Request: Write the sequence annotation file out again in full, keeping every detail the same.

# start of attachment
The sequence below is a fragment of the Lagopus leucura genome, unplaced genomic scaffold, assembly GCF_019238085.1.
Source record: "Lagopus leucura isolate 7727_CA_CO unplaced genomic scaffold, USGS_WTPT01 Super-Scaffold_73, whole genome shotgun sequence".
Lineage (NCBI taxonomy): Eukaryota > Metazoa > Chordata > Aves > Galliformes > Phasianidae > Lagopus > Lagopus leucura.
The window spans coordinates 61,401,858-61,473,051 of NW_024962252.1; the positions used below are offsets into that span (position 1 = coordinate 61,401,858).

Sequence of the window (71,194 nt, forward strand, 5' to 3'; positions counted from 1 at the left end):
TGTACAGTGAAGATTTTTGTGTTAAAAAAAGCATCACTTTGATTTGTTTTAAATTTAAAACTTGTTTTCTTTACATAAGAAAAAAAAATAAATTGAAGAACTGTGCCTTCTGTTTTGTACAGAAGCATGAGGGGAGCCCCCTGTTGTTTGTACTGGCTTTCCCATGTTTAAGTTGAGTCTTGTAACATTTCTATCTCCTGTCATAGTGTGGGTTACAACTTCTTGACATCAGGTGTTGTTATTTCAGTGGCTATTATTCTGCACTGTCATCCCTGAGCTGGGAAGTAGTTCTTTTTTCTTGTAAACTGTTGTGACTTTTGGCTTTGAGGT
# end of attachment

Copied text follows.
The sequence below is a fragment of the Lagopus leucura genome, unplaced genomic scaffold, assembly GCF_019238085.1.
Source record: "Lagopus leucura isolate 7727_CA_CO unplaced genomic scaffold, USGS_WTPT01 Super-Scaffold_73, whole genome shotgun sequence".
Lineage (NCBI taxonomy): Eukaryota > Metazoa > Chordata > Aves > Galliformes > Phasianidae > Lagopus > Lagopus leucura.
The window spans coordinates 61,401,858-61,473,051 of NW_024962252.1; the positions used below are offsets into that span (position 1 = coordinate 61,401,858).

Sequence of the window (71,194 nt, forward strand, 5' to 3'; positions counted from 1 at the left end):
TGTACAGTGAAGATTTTTGTGTTAAAAAAAGCATCACTTTGATTTGTTTTAAATTTAAAACTTGTTTTCTTTACATAAGAAAAAAAAATAAATTGAAGAACTGTGCCTTCTGTTTTGTACAGAAGCATGAGGGGAGCCCCCTGTTGTTTGTACTGGCTTTCCCATGTTTAAGTTGAGTCTTGTAACATTTCTATCTCCTGTCATAGTGTGGGTTACAACTTCTTGACATCAGGTGTTGTTATTTCAGTGGCTATTATTCTGCACTGTCATCCCTGAGCTGGGAAGTAGTTCTTTTTTCTTGTAAACTGTTGTGACTTTTGGCTTTGAGGT